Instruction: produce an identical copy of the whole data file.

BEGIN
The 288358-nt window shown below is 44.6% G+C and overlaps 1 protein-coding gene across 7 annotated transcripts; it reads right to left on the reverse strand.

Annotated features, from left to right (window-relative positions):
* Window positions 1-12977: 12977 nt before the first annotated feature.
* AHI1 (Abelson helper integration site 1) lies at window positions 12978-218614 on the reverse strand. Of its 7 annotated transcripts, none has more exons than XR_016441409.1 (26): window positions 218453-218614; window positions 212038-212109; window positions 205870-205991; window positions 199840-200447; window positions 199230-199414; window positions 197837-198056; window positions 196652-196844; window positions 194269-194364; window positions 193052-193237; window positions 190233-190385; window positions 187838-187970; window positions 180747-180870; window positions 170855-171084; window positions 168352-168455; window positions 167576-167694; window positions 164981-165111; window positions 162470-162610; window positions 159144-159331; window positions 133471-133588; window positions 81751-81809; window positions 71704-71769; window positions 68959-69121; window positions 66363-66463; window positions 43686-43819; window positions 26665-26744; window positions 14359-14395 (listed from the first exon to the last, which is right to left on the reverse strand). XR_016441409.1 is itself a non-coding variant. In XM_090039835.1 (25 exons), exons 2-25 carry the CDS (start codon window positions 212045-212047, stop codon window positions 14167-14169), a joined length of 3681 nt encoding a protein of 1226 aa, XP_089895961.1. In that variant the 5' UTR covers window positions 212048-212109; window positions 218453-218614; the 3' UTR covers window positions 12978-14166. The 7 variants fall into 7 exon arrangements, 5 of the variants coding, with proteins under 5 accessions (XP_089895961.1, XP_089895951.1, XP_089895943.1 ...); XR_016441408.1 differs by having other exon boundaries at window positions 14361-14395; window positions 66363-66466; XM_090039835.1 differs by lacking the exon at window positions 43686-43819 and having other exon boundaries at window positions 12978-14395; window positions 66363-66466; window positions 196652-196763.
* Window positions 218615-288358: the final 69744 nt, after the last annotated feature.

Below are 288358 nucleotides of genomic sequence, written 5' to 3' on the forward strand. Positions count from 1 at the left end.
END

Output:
The 288358-nt window shown below is 44.6% G+C and overlaps 1 protein-coding gene across 7 annotated transcripts; it reads right to left on the reverse strand.

Annotated features, from left to right (window-relative positions):
* Window positions 1-12977: 12977 nt before the first annotated feature.
* AHI1 (Abelson helper integration site 1) lies at window positions 12978-218614 on the reverse strand. Of its 7 annotated transcripts, none has more exons than XR_016441409.1 (26): window positions 218453-218614; window positions 212038-212109; window positions 205870-205991; window positions 199840-200447; window positions 199230-199414; window positions 197837-198056; window positions 196652-196844; window positions 194269-194364; window positions 193052-193237; window positions 190233-190385; window positions 187838-187970; window positions 180747-180870; window positions 170855-171084; window positions 168352-168455; window positions 167576-167694; window positions 164981-165111; window positions 162470-162610; window positions 159144-159331; window positions 133471-133588; window positions 81751-81809; window positions 71704-71769; window positions 68959-69121; window positions 66363-66463; window positions 43686-43819; window positions 26665-26744; window positions 14359-14395 (listed from the first exon to the last, which is right to left on the reverse strand). XR_016441409.1 is itself a non-coding variant. In XM_090039835.1 (25 exons), exons 2-25 carry the CDS (start codon window positions 212045-212047, stop codon window positions 14167-14169), a joined length of 3681 nt encoding a protein of 1226 aa, XP_089895961.1. In that variant the 5' UTR covers window positions 212048-212109; window positions 218453-218614; the 3' UTR covers window positions 12978-14166. The 7 variants fall into 7 exon arrangements, 5 of the variants coding, with proteins under 5 accessions (XP_089895961.1, XP_089895951.1, XP_089895943.1 ...); XR_016441408.1 differs by having other exon boundaries at window positions 14361-14395; window positions 66363-66466; XM_090039835.1 differs by lacking the exon at window positions 43686-43819 and having other exon boundaries at window positions 12978-14395; window positions 66363-66466; window positions 196652-196763.
* Window positions 218615-288358: the final 69744 nt, after the last annotated feature.

Below are 288358 nucleotides of genomic sequence, written 5' to 3' on the forward strand. Positions count from 1 at the left end.